In 1985, one of the greatest sci-fi comedies of all time debuted in Back to the Future. The film kicked off one of the most beloved film trilogies in history, sending it’s characters from the 80’s, to the mid-1950’s, the Wild West, and to the far off future of 2015! Back to the Future follows young Marty McFly and his scientist friend Doctor Emmet Brown. Doc Brown invites Marty to check out his latest invention, a time machine built into a DeLorean. But when a group of terrorists, that Doc Brown stole Plutonium from attack them, Marty is accidentally sent back to 1955. Out of fuel and lost in an era he knows little about, Marty seeks out the help of the Doc Brown from 1955. Along the way, Marty will bump into his parents, and other younger versions of the people he knows from 1985, causing him to disrupt the time line. Morty and Doc Brown set out to correct their mistakes before sending Marty back to the future!
Earlier this year, during Toy Fair 2020, NECA debuted their first Back to the Future action figures. The first assortment of figures are beginning to hit stores now, with three version of Marty McFly, and a Biff Tannen. Doc Brown is coming in a future assortment, and we’re likely to see many more. Today we’re taking a look at two of the Marty McFly figures. Our friends at NECA have sent over the Ultimate Marty McFly, and the Ultimate “Tales From Space” Marty McFly figures. Read on to see a full gallery and to read my review.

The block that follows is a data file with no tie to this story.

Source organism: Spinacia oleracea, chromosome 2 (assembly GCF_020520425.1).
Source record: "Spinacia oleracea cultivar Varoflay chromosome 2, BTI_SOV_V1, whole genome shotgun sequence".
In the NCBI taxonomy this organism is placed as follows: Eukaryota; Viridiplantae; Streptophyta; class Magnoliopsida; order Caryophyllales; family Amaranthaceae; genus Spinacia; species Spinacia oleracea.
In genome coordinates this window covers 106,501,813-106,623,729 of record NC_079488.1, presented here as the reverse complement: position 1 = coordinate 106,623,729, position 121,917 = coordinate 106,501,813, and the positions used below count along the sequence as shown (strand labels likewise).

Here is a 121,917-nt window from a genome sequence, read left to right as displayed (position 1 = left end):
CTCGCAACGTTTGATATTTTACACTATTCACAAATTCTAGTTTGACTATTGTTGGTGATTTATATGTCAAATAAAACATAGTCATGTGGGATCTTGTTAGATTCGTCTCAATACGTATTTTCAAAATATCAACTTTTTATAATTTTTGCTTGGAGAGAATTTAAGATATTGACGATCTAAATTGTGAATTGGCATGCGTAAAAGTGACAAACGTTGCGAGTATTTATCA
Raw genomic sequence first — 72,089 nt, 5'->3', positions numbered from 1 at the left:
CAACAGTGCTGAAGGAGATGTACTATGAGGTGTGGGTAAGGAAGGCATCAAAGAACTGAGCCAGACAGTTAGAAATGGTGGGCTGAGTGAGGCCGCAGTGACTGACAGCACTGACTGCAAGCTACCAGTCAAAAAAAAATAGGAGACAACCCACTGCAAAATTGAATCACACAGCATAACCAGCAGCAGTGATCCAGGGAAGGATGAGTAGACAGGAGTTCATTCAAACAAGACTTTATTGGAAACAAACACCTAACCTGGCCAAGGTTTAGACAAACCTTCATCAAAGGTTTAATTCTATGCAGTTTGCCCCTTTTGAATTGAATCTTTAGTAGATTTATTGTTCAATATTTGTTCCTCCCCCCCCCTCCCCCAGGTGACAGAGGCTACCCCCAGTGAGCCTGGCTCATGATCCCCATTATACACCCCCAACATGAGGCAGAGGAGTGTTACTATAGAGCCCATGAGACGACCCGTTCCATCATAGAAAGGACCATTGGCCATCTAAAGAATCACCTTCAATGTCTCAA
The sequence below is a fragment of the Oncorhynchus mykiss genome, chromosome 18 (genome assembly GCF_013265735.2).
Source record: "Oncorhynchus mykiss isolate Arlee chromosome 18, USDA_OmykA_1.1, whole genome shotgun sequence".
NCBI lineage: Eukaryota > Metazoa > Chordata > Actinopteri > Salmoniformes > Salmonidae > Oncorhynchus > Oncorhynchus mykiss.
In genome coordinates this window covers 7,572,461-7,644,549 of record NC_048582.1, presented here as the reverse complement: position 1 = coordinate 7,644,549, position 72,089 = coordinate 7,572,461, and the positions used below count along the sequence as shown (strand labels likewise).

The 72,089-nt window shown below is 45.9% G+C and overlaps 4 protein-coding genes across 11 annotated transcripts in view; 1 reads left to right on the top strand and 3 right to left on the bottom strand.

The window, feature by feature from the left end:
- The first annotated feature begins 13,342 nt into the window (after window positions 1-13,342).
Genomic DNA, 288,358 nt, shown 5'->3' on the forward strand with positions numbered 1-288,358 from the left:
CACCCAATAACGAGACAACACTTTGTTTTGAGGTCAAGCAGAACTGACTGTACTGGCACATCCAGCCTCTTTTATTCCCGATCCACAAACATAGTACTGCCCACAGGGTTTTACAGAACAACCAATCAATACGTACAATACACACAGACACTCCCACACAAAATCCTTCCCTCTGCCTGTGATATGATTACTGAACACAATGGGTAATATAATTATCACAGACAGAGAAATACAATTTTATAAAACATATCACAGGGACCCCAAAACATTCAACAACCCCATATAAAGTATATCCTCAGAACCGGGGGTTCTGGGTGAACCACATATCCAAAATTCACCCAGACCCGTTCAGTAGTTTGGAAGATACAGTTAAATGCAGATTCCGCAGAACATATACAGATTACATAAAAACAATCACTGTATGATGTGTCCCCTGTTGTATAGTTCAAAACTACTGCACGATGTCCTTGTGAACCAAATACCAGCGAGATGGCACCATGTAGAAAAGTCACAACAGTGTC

Back to the Future – Ultimate Marty McFly 7″ Scale Figure by NECA Toys
- Solid likenesses on the two portraits
- Good articulation
- Nice paint work
- Great attention to detail on the skateboard
- Includes proper hands to play the guitar
- Really good overall selection of accessories
- Would prefer the standard head to be a closed mouth portrait
Back to the Future – Ultimate “Tales From Space” Marty McFly 7″ Scale Figure by NECA Toys
- Great take on the scene
- Clever construction of the hazmat helmet
- Good articulation
- Perfect accessories
- Solid likenesses
- Great paint work
- Hair Dryer can fit in the belt
- Both portraits have the same expression